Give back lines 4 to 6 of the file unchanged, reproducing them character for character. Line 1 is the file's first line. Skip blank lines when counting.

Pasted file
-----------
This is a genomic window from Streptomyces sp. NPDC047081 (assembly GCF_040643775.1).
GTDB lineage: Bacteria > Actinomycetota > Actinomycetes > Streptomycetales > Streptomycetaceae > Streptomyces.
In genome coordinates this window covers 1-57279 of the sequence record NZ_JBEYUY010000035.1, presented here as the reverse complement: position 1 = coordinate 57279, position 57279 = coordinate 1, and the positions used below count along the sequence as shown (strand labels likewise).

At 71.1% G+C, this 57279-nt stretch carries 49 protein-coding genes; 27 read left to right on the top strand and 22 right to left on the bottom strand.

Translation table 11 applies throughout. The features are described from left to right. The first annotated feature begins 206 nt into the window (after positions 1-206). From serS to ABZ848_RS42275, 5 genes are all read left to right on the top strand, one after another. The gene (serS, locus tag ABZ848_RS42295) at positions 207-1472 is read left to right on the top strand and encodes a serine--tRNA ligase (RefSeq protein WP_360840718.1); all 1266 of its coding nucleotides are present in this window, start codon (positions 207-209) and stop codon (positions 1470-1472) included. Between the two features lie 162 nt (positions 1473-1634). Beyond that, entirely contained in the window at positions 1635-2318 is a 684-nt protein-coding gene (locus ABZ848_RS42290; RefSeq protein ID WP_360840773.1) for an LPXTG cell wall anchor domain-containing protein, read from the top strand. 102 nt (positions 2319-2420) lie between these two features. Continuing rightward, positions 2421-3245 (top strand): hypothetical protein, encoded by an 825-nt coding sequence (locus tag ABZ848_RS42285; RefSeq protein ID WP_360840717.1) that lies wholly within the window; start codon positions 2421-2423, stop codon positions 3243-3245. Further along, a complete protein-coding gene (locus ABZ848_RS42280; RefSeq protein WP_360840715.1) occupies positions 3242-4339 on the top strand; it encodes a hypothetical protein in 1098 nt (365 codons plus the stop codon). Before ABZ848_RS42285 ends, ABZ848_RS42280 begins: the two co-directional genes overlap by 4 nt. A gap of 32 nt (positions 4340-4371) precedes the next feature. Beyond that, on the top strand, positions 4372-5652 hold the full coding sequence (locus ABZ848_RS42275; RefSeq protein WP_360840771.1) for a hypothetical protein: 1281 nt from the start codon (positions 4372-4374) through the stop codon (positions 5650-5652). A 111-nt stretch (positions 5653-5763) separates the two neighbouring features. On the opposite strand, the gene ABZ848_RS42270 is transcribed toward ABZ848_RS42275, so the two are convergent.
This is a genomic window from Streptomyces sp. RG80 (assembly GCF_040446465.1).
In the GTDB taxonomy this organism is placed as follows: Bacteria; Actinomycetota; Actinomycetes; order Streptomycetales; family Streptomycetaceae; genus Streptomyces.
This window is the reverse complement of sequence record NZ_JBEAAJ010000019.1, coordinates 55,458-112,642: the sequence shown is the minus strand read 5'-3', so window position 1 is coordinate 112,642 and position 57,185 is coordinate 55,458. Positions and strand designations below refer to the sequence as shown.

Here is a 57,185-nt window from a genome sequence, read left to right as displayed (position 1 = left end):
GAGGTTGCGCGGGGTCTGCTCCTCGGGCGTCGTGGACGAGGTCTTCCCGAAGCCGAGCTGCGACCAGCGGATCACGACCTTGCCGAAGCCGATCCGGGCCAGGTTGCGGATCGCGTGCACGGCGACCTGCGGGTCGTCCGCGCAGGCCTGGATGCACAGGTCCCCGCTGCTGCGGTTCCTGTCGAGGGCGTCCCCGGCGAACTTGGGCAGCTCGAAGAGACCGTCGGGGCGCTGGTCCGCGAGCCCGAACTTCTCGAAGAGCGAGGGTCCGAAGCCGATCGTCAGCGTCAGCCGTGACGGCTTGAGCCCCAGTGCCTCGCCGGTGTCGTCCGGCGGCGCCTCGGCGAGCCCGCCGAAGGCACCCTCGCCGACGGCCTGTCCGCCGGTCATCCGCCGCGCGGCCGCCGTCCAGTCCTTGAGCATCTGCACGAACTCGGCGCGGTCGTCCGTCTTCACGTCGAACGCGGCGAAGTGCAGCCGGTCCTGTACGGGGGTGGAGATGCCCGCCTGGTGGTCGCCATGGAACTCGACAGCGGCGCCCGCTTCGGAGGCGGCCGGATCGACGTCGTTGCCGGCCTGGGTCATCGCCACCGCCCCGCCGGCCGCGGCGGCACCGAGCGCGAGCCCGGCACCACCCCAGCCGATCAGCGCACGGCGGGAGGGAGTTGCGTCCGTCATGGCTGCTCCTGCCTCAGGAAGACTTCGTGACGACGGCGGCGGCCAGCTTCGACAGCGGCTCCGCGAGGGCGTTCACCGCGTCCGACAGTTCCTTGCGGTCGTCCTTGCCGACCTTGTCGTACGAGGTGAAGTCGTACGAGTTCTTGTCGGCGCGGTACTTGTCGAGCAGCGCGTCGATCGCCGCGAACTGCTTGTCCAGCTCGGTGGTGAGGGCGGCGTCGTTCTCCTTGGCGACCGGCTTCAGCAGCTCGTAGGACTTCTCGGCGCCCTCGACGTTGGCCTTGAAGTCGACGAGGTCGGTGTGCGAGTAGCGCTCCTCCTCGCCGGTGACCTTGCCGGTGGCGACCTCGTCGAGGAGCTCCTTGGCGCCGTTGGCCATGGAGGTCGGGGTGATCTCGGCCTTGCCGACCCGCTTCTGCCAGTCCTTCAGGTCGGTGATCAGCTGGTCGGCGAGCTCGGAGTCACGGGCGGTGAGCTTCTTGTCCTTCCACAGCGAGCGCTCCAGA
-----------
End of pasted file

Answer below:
At 71.1% G+C, this 57279-nt stretch carries 49 protein-coding genes; 27 read left to right on the top strand and 22 right to left on the bottom strand.

Translation table 11 applies throughout. The features are described from left to right. The first annotated feature begins 206 nt into the window (after positions 1-206). From serS to ABZ848_RS42275, 5 genes are all read left to right on the top strand, one after another. The gene (serS, locus tag ABZ848_RS42295) at positions 207-1472 is read left to right on the top strand and encodes a serine--tRNA ligase (RefSeq protein WP_360840718.1); all 1266 of its coding nucleotides are present in this window, start codon (positions 207-209) and stop codon (positions 1470-1472) included. Between the two features lie 162 nt (positions 1473-1634). Beyond that, entirely contained in the window at positions 1635-2318 is a 684-nt protein-coding gene (locus ABZ848_RS42290; RefSeq protein ID WP_360840773.1) for an LPXTG cell wall anchor domain-containing protein, read from the top strand. 102 nt (positions 2319-2420) lie between these two features. Continuing rightward, positions 2421-3245 (top strand): hypothetical protein, encoded by an 825-nt coding sequence (locus tag ABZ848_RS42285; RefSeq protein ID WP_360840717.1) that lies wholly within the window; start codon positions 2421-2423, stop codon positions 3243-3245. Further along, a complete protein-coding gene (locus ABZ848_RS42280; RefSeq protein WP_360840715.1) occupies positions 3242-4339 on the top strand; it encodes a hypothetical protein in 1098 nt (365 codons plus the stop codon). Before ABZ848_RS42285 ends, ABZ848_RS42280 begins: the two co-directional genes overlap by 4 nt. A gap of 32 nt (positions 4340-4371) precedes the next feature. Beyond that, on the top strand, positions 4372-5652 hold the full coding sequence (locus ABZ848_RS42275; RefSeq protein WP_360840771.1) for a hypothetical protein: 1281 nt from the start codon (positions 4372-4374) through the stop codon (positions 5650-5652). A 111-nt stretch (positions 5653-5763) separates the two neighbouring features. On the opposite strand, the gene ABZ848_RS42270 is transcribed toward ABZ848_RS42275, so the two are convergent.
This is a genomic window from Streptomyces sp. RG80 (assembly GCF_040446465.1).